Shell outshines rival BP as it un veils 20% rise in Q2 profits

ROYAL Dutch Shell shrugged off lower output yesterday to deliver a 20 per cent gush in Q2 profits to $7.56 billion (£3.69bn), fuelled by continuing high oil prices.

Shell said that the rise in its current cost of supply (CCS) profit, which excludes changes in the value of inventories, was helped by a non-operating gain of $660 million. Stripping this out, underlying profits at the oil giant rose 5 per cent to $6.89bn.

Jeroen van der Veer, the group chief executive, said he was pleased with the performance of both the group's exploration and refining arms, which were operating "in an industry landscape of both high energy prices and higher costs".

Hide Ad
Hide Ad

The company said production of oil and gas fell 2 per cent to 3.18 million barrels of oil equivalent per day (boepd), partly due to security problems shutting down Nigerian fields.

Another factor in the production fall was the warm winter in north-west Europe, which curbed demand for gas from the North Sea. Shell's buoyant performance compared favourably with recent falls in Q2 earnings at the likes of BP, ENI of Italy and Spain's Repsol.

BP said earlier this week that profits fell slightly because plant stoppages had prevented it from taking advantage of improved profitability in refining.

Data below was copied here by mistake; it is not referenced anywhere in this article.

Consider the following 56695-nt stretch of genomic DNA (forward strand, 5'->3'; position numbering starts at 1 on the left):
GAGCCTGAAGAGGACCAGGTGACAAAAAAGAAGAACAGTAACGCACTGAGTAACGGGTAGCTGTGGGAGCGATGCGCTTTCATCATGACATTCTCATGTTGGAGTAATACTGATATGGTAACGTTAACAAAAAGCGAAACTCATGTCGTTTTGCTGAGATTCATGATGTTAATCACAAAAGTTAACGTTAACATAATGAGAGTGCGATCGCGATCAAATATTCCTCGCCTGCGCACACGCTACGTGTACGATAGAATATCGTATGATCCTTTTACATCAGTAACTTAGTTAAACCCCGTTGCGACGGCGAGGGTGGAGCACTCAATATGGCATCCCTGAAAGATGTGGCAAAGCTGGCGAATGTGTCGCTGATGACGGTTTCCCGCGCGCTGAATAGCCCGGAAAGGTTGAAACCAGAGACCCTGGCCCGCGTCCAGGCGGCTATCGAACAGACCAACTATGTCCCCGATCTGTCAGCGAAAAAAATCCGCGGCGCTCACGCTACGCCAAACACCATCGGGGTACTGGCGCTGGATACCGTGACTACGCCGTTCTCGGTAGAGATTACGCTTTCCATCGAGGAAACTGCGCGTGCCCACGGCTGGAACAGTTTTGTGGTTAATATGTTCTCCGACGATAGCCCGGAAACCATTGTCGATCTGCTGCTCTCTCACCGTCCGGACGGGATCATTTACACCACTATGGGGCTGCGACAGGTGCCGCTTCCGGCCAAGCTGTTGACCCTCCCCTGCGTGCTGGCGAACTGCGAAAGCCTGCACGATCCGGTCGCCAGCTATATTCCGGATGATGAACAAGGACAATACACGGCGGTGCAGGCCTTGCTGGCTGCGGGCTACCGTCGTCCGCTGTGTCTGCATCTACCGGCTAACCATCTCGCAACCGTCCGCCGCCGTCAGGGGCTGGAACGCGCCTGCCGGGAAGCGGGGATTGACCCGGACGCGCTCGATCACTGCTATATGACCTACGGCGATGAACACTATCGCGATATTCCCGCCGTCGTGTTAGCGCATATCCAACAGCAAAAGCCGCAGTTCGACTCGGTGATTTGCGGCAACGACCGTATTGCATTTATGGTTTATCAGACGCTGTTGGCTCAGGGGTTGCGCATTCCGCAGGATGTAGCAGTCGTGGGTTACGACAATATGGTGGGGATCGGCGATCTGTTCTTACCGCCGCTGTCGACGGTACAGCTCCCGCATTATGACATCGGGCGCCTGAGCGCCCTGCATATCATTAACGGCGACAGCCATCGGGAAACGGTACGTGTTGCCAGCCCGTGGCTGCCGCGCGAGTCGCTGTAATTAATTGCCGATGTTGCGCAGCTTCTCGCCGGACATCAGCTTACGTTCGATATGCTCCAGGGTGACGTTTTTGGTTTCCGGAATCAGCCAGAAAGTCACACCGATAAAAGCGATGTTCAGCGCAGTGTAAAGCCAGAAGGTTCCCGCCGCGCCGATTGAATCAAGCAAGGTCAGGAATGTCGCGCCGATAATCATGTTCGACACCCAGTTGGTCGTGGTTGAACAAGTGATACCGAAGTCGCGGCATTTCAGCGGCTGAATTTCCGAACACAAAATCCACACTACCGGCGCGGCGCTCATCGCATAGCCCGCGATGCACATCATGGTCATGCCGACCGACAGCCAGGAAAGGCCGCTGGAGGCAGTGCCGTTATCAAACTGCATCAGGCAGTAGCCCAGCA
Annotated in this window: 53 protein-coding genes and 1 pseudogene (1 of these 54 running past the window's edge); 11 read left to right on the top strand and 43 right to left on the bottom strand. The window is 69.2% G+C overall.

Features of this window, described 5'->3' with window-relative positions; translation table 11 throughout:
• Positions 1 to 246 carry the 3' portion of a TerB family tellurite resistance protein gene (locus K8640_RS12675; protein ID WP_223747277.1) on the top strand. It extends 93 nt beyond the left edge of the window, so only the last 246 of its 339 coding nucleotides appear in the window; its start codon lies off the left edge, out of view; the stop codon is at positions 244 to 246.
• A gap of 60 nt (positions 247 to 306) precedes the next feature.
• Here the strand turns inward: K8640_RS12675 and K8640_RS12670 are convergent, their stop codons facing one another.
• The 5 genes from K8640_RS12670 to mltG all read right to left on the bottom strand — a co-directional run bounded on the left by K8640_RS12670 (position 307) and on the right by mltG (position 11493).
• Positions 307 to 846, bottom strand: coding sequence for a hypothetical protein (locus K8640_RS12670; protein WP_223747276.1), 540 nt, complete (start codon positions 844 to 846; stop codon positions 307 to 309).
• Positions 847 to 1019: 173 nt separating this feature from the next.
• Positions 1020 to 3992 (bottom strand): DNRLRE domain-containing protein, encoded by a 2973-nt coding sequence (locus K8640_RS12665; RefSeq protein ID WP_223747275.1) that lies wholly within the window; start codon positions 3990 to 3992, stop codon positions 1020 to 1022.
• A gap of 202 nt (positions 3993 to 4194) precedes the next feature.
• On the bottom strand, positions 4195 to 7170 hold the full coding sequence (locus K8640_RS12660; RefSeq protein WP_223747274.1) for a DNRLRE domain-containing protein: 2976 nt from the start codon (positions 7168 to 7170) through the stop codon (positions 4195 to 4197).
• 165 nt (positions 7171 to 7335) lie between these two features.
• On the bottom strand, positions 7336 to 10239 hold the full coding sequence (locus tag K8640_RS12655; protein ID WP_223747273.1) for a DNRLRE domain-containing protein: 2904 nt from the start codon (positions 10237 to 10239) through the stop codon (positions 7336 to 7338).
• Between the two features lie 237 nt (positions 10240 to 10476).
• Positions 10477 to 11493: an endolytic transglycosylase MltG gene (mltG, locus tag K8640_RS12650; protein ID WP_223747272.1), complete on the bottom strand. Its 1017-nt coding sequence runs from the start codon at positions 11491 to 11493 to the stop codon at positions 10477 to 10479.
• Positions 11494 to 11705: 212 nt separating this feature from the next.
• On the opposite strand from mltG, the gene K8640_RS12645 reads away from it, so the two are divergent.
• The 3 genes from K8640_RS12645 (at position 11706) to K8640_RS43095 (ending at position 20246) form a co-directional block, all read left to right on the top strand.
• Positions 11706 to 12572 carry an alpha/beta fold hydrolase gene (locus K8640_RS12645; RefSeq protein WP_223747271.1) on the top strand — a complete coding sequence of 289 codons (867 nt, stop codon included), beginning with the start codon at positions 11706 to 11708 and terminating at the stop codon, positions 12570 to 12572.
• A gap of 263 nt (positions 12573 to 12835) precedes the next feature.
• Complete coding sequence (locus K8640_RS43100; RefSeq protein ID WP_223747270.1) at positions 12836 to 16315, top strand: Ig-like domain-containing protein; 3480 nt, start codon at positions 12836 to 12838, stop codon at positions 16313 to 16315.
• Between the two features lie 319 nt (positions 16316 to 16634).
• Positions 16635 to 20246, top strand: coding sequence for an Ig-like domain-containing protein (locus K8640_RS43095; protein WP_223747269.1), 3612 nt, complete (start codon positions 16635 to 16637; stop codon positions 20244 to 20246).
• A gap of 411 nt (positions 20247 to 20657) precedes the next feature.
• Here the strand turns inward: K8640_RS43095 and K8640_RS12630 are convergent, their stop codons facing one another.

Shell's profits performance was driven by a bumper performance in the refining division, where earnings leapt 40 per cent in Q2 to $2.94bn. Broker Cazenove described the oil products result as "very strong". However, exploration and production profits dropped to $3.3bn against $3.9bn in the second trading quarter of 2006, hit by lower volumes, tax charges and higher costs.

Gas and power profits rose to $779m ($513m). It was the eighth quarter running that Shell has beaten analysts' forecasts, suggesting it has turned the corner after difficult years when it admitted overstating reserves and was then pressured into ditching its complex dual-listing structure.

"We will be moving our forecasts higher to reflect the strong headline earnings," Peter Hitchens at Teather & Greenwood said.

Shell declined to offer any guidance on a restart of the Nigerian operations and van der Veer said that output for the year would be at the lower end of the company's 3.3-3.5 million boepd target range.

While high oil prices underpinned the results, they were in line with levels achieved in the same period last year.